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Carp Bluff Oil Well Cleanup

ConocoPhillips Working to Seal Up 1929 Well


Thursday, December 6, 2012
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For years, people who frequent the Carpinteria Bluffs have been wondering what the bubbling oily patch in the grass was near the train tracks along the path toward the seal rookery overlook. So in September 2011, the City of Carpinteria’s parks director, Matt Roberts, contacted the state Department of Conservation, which investigated the site and, according to the department’s Donald Drysdale, “made the determination that the oil seepage was likely from a well.”

That well, it turns out, was named after Catherine “Kittie” Bailard, who was born into one of the city’s pioneering families in 1893 but never saw her namesake well give way to any gusher. Drilled by Continental Oil in 1929, the Kittie Bailard Well was shut down that same year, with no black gold in sight. But back then, shutting down a well was sometimes as primitive as jamming wooden electric poles down the hole, explained Drysdale, so it’s no big mystery as to why Kittie’s oil eventually started bubbling up.

By the time the seepage showed up, though, Continental was no longer. Once part of John D. Rockefeller’s Standard Oil, it was split off as part of an antitrust ruling and later was swallowed up — along with the Kittie Bailard Well, among thousands of other old sites — by ConocoPhillips. After determining ownership, Drysdale contacted the Houston-based corporation about the seepage, and the company then made the necessary cleanup arrangements with the city, including getting archaeological clearance due to the well-known Chumash history of the area.

Today, there is fencing around the area, and a sealing-up project is underway, with crews from ATC Associates and MMI Service on-site last week and the state’s Division of Oil, Gas, and Geothermal Resources overseeing the project to seal off the well. Drysdale estimated that the work is costing ConocoPhillips about a million dollars but that most abatement projects of this type usually cost “several hundred thousand.”

Workers will be at the site between the hours of 7 a.m. and 5 p.m. ConocoPhillips is planning to use air-monitoring devices, but as an apparent precaution, MMI Services has also closed off the immediate area and put up signs warning potential trespassers that, if they go into the space, they risk hydrogen sulfide gas exposure.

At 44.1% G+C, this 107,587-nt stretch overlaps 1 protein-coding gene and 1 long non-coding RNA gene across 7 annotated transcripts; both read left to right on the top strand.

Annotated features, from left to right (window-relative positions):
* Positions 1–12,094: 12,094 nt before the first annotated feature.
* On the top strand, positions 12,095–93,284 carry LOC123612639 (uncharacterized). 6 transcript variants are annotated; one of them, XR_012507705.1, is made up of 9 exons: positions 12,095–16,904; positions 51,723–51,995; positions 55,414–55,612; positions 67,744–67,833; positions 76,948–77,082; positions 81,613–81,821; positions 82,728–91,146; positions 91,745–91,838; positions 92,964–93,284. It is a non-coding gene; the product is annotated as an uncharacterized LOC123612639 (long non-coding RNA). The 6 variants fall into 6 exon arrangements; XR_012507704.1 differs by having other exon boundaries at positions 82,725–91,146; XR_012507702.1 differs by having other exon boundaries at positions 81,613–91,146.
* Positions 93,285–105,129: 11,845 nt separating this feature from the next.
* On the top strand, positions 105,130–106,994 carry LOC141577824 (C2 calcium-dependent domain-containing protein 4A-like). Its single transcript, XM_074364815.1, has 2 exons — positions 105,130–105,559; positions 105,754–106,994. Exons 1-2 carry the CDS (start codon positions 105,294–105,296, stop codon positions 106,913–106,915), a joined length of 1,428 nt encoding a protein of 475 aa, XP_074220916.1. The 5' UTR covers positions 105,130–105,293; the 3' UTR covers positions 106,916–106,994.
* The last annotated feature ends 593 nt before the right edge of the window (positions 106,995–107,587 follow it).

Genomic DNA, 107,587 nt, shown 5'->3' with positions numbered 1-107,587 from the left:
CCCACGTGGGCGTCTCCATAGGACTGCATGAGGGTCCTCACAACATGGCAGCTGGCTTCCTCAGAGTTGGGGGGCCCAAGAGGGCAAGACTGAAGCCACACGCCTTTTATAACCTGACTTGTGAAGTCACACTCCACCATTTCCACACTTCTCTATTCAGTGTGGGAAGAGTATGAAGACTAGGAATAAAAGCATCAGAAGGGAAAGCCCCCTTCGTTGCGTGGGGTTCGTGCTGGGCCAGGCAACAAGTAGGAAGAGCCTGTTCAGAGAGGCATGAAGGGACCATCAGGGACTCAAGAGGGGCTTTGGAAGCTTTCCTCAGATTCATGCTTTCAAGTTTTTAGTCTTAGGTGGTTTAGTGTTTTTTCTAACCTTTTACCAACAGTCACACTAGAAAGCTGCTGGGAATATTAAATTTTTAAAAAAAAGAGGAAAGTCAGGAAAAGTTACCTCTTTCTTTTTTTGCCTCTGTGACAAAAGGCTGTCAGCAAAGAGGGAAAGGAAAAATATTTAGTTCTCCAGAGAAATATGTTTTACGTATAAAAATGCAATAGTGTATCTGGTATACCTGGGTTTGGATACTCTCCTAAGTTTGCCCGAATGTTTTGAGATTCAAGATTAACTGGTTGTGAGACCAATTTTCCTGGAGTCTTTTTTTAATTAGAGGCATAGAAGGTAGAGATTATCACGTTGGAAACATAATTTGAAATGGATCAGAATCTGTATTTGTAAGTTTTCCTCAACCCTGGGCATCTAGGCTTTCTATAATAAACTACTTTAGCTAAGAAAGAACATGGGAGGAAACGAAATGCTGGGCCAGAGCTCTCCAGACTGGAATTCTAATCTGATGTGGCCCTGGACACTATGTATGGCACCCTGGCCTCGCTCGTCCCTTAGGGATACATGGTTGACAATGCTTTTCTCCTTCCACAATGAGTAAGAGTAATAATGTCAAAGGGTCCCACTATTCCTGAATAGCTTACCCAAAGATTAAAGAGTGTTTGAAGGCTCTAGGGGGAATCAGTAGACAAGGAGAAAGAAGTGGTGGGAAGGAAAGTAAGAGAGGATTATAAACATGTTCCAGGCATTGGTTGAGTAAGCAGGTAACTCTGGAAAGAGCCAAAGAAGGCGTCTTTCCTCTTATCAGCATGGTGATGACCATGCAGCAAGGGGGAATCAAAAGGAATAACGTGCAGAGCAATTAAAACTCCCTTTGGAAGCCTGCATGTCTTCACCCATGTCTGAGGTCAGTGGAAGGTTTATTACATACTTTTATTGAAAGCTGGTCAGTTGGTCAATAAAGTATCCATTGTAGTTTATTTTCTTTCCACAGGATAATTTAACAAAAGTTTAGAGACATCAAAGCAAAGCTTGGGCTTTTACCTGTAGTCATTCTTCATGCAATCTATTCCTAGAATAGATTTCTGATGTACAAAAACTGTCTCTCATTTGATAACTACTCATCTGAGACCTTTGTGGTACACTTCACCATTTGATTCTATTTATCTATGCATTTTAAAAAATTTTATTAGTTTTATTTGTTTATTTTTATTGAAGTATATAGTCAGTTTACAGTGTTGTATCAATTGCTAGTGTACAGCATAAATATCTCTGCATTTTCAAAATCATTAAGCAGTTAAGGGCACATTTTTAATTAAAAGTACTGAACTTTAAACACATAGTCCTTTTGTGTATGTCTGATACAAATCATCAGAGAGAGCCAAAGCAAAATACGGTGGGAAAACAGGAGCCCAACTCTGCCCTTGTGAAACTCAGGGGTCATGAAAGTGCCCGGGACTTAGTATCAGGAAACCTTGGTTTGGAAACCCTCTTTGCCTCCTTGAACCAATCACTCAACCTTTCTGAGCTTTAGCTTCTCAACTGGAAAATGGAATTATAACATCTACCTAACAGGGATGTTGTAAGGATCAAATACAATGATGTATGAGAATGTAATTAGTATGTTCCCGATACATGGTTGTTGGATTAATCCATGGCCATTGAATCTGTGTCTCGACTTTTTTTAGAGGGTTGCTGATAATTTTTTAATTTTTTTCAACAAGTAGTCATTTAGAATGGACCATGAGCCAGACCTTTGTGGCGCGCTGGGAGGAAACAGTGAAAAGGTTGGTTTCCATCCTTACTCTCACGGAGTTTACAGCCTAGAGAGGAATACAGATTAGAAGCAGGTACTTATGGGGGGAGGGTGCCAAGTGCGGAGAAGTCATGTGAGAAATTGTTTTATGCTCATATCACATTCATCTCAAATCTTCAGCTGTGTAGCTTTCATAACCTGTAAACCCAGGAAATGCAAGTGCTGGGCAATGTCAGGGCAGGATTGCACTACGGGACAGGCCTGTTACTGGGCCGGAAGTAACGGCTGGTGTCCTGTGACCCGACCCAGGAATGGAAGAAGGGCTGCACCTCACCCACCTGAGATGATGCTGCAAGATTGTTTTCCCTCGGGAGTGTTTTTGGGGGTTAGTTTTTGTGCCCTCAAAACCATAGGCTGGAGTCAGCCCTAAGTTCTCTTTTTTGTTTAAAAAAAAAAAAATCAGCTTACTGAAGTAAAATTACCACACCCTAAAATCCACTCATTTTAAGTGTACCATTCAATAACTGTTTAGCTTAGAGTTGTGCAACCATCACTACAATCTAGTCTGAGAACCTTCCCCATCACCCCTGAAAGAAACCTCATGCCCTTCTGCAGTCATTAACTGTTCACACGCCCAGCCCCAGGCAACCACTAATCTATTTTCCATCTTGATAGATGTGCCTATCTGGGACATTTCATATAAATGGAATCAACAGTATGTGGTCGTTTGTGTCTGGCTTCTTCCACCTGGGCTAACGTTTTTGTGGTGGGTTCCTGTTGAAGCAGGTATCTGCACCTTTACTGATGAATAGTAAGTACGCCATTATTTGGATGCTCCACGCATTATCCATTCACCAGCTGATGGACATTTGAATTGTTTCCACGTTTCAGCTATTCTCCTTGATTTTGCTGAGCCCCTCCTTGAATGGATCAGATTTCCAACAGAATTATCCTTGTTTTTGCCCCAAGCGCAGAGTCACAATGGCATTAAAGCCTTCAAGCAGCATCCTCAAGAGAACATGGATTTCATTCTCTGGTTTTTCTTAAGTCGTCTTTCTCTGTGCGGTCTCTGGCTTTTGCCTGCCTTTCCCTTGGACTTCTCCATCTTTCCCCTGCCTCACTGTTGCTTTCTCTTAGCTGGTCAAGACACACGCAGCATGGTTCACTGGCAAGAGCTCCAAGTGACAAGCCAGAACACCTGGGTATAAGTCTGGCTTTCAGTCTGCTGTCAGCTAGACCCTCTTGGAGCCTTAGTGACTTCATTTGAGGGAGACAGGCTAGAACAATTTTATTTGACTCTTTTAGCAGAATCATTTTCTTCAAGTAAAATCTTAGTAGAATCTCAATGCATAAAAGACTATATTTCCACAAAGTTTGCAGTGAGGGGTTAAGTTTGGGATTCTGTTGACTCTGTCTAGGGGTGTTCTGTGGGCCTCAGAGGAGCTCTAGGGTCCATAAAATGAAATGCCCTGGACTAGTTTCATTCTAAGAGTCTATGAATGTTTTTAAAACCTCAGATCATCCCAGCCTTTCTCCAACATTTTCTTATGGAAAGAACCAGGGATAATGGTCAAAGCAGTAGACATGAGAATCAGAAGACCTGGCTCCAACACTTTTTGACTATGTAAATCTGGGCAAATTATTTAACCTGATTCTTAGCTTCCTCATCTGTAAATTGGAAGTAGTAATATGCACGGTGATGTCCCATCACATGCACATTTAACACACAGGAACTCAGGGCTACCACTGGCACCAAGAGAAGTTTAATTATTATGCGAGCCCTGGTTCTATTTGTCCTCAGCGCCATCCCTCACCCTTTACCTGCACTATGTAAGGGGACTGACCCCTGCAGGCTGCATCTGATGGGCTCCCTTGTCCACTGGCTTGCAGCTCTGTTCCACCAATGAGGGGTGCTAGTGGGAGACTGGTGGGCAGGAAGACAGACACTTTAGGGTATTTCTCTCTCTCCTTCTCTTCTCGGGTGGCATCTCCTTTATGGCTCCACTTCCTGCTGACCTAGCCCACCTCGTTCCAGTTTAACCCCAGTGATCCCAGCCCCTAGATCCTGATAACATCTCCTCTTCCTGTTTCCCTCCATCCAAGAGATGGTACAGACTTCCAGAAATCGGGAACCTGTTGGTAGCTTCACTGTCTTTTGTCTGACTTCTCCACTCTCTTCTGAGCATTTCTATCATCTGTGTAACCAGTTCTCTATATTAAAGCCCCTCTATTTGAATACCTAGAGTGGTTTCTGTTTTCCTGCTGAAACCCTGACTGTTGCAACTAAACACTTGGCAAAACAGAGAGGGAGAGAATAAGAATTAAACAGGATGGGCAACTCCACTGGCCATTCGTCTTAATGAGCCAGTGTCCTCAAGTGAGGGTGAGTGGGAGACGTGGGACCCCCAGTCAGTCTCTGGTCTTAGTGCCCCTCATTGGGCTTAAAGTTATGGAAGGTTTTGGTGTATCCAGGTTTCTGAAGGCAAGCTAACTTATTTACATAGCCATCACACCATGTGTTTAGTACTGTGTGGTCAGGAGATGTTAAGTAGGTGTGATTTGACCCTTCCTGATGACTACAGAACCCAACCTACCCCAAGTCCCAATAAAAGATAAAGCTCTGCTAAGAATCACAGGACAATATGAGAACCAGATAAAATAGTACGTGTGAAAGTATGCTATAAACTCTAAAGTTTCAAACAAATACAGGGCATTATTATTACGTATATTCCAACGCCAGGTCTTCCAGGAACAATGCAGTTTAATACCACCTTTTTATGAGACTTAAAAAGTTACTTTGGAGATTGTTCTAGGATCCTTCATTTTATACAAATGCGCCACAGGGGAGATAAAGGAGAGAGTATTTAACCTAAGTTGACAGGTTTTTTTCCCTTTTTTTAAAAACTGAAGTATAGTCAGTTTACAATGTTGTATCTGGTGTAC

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"For years, people who frequent the Carpinteria Bluffs have been wondering what the bubbling oily patch in the grass was"

I think most people figured out it was oil. If they didn't initially, they did when it got on their shoes.

Ken_Volok (anonymous profile)
December 6, 2012 at 11:27 a.m. (Suggest removal)

Heaven forbid we should try to turn that messy oil into something useful. Instead we just plug up the hole. Folks wonder why we have to import our oil instead of using our own natural resources.

raygold (anonymous profile)
December 6, 2012 at 11:50 a.m. (Suggest removal)

"because the United States is not only producing more crude oil but also using less of it. As a result, net oil imports have dropped a third since 2005."

Heaven forbid that it is not known that US exports are expected to continue to grow to rival Saudi Arabia.

"The statistics reflect the growing role of the U.S. as a dominant energy producer. Last month, the International Energy Agency said the U.S. could overtake Saudi Arabia and Russia to become the world's largest oil producer by 2020."

tabatha (anonymous profile)
December 6, 2012 at 12:12 p.m. (Suggest removal)

We are still importing billions of dollars worth of crude because of not being able to exploit our vast domestic resources because of the political vagaries of those currently in office. That is a fact.

raygold (anonymous profile)
December 6, 2012 at 12:55 p.m. (Suggest removal)

"vagaries" is an odd word choice for the point you attempt to make, "raygold," but I'll accept your apparent premise:

What you overlook is decades-long public resistance and caution in hastily accessing whatever oil and gas reserves may be in play. Especially when that liquid gold needs to come from their backyards. Talk to the Gulf coast states recently victimized by BP criminality.

"Drill baby drill!" may be a catchy chant at rallys and conventions, but it's not public policy or even popular public will.

binky (anonymous profile)
December 6, 2012 at 2:06 p.m. (Suggest removal)

Being originally from the Gulf Coast and still frequent visitor to see family I can assure you that most of those in the area still want energy independence for our country by way of developing our natural resources. There is not any resistance in the Southwest particularly Louisiana and Texas, 2 states that I am intimately familiar. I do not accept the premise that the development is being done hastily. The energy business in these states not only help our country's balance of payments deficit but is the reason there are lots of highly paid jobs provided by the petroleum industry.

raygold (anonymous profile)
December 6, 2012 at 2:47 p.m. (Suggest removal)

Louisiana is in the Southwest. Who knew?

SezMe (anonymous profile)
December 7, 2012 at 3:50 a.m. (Suggest removal)

"That well, it turns out, was named after Catherine “Kittie” Bailard, who was born into one of the city’s pioneering families in 1893 but never saw her namesake well give way to any gusher."

Victorian...

loonpt (anonymous profile)
December 7, 2012 at 9:56 a.m. (Suggest removal)

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